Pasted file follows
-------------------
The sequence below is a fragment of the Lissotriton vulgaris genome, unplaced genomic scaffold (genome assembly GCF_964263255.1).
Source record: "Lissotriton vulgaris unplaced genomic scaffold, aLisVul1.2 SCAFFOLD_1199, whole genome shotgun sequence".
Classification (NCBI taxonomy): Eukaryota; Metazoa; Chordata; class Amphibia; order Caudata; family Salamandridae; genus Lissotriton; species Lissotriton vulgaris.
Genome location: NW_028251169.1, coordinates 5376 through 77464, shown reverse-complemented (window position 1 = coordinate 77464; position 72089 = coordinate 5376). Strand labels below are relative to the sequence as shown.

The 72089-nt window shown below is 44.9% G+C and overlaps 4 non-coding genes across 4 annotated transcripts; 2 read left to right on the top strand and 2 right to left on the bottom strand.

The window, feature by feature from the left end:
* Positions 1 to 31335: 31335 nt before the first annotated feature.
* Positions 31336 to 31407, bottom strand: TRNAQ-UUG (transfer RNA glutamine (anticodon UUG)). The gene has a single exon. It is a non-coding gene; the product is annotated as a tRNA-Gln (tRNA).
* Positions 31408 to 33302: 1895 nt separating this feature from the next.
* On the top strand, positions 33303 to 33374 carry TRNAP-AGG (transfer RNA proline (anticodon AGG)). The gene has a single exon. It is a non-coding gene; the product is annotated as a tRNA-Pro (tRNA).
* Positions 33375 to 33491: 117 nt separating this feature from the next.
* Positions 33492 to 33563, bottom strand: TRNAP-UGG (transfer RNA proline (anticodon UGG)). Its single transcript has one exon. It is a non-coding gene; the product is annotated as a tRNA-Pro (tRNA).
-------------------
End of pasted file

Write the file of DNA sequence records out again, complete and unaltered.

The sequence below is a fragment of the Lissotriton vulgaris genome, unplaced genomic scaffold (genome assembly GCF_964263255.1).
Source record: "Lissotriton vulgaris unplaced genomic scaffold, aLisVul1.2 SCAFFOLD_1199, whole genome shotgun sequence".
Classification (NCBI taxonomy): Eukaryota; Metazoa; Chordata; class Amphibia; order Caudata; family Salamandridae; genus Lissotriton; species Lissotriton vulgaris.
Genome location: NW_028251169.1, coordinates 5376 through 77464, shown reverse-complemented (window position 1 = coordinate 77464; position 72089 = coordinate 5376). Strand labels below are relative to the sequence as shown.

The 72089-nt window shown below is 44.9% G+C and overlaps 4 non-coding genes across 4 annotated transcripts; 2 read left to right on the top strand and 2 right to left on the bottom strand.

The window, feature by feature from the left end:
* Positions 1 to 31335: 31335 nt before the first annotated feature.
* Positions 31336 to 31407, bottom strand: TRNAQ-UUG (transfer RNA glutamine (anticodon UUG)). The gene has a single exon. It is a non-coding gene; the product is annotated as a tRNA-Gln (tRNA).
* Positions 31408 to 33302: 1895 nt separating this feature from the next.
* On the top strand, positions 33303 to 33374 carry TRNAP-AGG (transfer RNA proline (anticodon AGG)). The gene has a single exon. It is a non-coding gene; the product is annotated as a tRNA-Pro (tRNA).
* Positions 33375 to 33491: 117 nt separating this feature from the next.
* Positions 33492 to 33563, bottom strand: TRNAP-UGG (transfer RNA proline (anticodon UGG)). Its single transcript has one exon. It is a non-coding gene; the product is annotated as a tRNA-Pro (tRNA).